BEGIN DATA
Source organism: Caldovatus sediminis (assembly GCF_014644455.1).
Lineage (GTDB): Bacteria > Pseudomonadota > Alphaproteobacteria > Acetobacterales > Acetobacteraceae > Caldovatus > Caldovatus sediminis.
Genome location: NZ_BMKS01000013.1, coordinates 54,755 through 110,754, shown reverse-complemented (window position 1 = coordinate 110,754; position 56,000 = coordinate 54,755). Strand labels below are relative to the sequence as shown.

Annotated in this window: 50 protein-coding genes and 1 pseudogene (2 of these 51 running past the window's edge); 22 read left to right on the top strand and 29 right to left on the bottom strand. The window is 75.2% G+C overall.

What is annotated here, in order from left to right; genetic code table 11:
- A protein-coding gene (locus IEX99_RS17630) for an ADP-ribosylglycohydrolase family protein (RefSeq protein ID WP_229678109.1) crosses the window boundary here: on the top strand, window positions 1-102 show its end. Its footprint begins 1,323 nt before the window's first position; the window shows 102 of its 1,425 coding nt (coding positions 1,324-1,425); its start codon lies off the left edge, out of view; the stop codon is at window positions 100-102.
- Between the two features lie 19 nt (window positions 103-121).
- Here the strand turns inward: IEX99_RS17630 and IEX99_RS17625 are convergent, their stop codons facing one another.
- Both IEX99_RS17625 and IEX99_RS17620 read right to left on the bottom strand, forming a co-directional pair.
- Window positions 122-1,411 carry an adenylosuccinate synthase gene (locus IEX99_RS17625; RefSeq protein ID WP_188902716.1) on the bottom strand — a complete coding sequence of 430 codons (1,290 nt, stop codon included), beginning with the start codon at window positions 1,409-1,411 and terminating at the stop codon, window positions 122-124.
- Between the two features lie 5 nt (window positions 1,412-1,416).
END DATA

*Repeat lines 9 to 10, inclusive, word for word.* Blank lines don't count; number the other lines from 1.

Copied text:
- Both IEX99_RS17625 and IEX99_RS17620 read right to left on the bottom strand, forming a co-directional pair.
- Window positions 122-1,411 carry an adenylosuccinate synthase gene (locus IEX99_RS17625; RefSeq protein ID WP_188902716.1) on the bottom strand — a complete coding sequence of 430 codons (1,290 nt, stop codon included), beginning with the start codon at window positions 1,409-1,411 and terminating at the stop codon, window positions 122-124.